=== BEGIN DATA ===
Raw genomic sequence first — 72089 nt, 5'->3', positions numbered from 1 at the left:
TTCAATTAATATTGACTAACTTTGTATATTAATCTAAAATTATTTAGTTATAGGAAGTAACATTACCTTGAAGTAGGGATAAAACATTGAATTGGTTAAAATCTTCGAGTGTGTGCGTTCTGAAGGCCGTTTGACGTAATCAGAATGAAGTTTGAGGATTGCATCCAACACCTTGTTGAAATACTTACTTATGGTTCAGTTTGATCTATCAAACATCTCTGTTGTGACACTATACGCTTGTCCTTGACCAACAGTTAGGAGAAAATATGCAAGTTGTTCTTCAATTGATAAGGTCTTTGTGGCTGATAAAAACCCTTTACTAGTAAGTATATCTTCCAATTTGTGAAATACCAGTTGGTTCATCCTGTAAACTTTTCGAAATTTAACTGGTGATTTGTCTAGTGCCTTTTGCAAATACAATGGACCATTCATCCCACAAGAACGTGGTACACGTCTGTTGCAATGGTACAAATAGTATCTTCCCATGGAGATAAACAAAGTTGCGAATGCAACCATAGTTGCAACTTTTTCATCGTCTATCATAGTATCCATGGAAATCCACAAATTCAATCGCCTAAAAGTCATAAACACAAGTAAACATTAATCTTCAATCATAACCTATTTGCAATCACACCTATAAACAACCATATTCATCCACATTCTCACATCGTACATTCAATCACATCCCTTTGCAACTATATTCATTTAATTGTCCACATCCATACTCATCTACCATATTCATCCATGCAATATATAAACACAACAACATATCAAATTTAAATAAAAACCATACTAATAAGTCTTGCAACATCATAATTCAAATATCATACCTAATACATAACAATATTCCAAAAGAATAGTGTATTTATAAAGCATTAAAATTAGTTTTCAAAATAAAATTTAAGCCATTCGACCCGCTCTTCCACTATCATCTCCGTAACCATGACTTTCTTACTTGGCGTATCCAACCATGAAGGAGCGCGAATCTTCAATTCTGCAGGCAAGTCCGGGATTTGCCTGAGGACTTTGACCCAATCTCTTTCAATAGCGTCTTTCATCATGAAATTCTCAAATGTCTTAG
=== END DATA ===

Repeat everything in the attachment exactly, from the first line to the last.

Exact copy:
Raw genomic sequence first — 72089 nt, 5'->3', positions numbered from 1 at the left:
TTCAATTAATATTGACTAACTTTGTATATTAATCTAAAATTATTTAGTTATAGGAAGTAACATTACCTTGAAGTAGGGATAAAACATTGAATTGGTTAAAATCTTCGAGTGTGTGCGTTCTGAAGGCCGTTTGACGTAATCAGAATGAAGTTTGAGGATTGCATCCAACACCTTGTTGAAATACTTACTTATGGTTCAGTTTGATCTATCAAACATCTCTGTTGTGACACTATACGCTTGTCCTTGACCAACAGTTAGGAGAAAATATGCAAGTTGTTCTTCAATTGATAAGGTCTTTGTGGCTGATAAAAACCCTTTACTAGTAAGTATATCTTCCAATTTGTGAAATACCAGTTGGTTCATCCTGTAAACTTTTCGAAATTTAACTGGTGATTTGTCTAGTGCCTTTTGCAAATACAATGGACCATTCATCCCACAAGAACGTGGTACACGTCTGTTGCAATGGTACAAATAGTATCTTCCCATGGAGATAAACAAAGTTGCGAATGCAACCATAGTTGCAACTTTTTCATCGTCTATCATAGTATCCATGGAAATCCACAAATTCAATCGCCTAAAAGTCATAAACACAAGTAAACATTAATCTTCAATCATAACCTATTTGCAATCACACCTATAAACAACCATATTCATCCACATTCTCACATCGTACATTCAATCACATCCCTTTGCAACTATATTCATTTAATTGTCCACATCCATACTCATCTACCATATTCATCCATGCAATATATAAACACAACAACATATCAAATTTAAATAAAAACCATACTAATAAGTCTTGCAACATCATAATTCAAATATCATACCTAATACATAACAATATTCCAAAAGAATAGTGTATTTATAAAGCATTAAAATTAGTTTTCAAAATAAAATTTAAGCCATTCGACCCGCTCTTCCACTATCATCTCCGTAACCATGACTTTCTTACTTGGCGTATCCAACCATGAAGGAGCGCGAATCTTCAATTCTGCAGGCAAGTCCGGGATTTGCCTGAGGACTTTGACCCAATCTCTTTCAATAGCGTCTTTCATCATGAAATTCTCAAATGTCTTAG